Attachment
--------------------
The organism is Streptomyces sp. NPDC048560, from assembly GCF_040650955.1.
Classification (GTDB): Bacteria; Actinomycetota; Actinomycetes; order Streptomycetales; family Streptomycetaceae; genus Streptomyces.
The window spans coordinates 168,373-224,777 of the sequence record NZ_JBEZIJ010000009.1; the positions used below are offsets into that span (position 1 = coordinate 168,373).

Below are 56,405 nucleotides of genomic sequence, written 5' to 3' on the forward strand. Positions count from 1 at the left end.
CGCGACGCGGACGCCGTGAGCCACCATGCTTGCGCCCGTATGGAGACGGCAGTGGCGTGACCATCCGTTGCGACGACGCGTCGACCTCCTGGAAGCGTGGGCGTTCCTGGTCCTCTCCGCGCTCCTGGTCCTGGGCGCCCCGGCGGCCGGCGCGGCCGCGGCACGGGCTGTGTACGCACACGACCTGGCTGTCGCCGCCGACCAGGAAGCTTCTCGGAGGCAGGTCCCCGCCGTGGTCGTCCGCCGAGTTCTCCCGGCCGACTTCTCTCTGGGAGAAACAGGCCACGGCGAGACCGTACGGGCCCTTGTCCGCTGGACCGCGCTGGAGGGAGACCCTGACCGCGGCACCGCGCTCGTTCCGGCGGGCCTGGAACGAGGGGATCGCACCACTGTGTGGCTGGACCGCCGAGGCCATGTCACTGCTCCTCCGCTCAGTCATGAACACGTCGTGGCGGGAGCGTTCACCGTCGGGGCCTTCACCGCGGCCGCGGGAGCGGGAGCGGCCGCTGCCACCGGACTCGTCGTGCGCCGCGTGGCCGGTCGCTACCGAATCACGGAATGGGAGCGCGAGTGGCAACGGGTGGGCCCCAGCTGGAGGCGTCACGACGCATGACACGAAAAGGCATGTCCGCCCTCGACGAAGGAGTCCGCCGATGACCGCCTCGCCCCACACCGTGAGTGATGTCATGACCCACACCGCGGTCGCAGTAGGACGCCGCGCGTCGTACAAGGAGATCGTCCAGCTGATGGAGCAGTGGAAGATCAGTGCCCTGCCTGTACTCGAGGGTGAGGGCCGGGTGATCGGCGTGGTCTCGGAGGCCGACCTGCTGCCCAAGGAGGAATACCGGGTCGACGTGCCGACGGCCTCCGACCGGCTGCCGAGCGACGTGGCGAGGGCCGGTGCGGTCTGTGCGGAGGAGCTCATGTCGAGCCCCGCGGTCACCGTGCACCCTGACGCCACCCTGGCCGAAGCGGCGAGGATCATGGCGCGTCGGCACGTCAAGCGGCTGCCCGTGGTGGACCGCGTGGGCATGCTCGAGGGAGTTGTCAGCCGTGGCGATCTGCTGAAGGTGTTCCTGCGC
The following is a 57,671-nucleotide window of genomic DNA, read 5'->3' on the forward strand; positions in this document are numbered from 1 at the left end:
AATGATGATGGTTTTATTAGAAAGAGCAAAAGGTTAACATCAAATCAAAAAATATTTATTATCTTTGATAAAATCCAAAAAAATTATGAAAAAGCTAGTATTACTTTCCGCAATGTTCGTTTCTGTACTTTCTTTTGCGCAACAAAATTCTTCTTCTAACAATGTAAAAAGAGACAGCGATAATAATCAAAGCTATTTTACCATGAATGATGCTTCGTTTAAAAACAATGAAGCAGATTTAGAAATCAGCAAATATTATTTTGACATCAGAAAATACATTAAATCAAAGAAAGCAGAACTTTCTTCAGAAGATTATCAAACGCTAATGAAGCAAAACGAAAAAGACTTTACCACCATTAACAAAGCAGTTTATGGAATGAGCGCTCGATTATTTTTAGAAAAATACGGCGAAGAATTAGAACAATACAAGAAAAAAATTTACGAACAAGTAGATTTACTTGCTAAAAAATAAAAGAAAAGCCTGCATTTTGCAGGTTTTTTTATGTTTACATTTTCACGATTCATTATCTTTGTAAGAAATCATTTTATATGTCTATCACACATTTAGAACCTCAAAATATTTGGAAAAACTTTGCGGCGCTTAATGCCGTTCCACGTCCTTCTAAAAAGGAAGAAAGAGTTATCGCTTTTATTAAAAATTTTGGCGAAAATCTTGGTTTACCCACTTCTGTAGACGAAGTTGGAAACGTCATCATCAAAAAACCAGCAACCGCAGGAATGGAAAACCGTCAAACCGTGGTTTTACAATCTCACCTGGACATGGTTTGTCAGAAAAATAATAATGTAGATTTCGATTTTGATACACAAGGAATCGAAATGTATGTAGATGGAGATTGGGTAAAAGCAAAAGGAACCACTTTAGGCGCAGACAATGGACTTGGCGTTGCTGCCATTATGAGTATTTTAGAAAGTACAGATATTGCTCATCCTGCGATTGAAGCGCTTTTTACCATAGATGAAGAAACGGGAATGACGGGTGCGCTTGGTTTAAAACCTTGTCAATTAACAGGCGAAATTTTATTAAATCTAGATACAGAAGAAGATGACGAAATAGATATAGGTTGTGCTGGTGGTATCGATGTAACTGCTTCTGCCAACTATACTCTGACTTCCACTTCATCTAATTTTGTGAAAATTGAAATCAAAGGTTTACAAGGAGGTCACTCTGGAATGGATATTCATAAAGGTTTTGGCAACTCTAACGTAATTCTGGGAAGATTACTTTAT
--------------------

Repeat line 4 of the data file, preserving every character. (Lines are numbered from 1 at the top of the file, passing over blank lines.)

Below are 56,405 nucleotides of genomic sequence, written 5' to 3' on the forward strand. Positions count from 1 at the left end.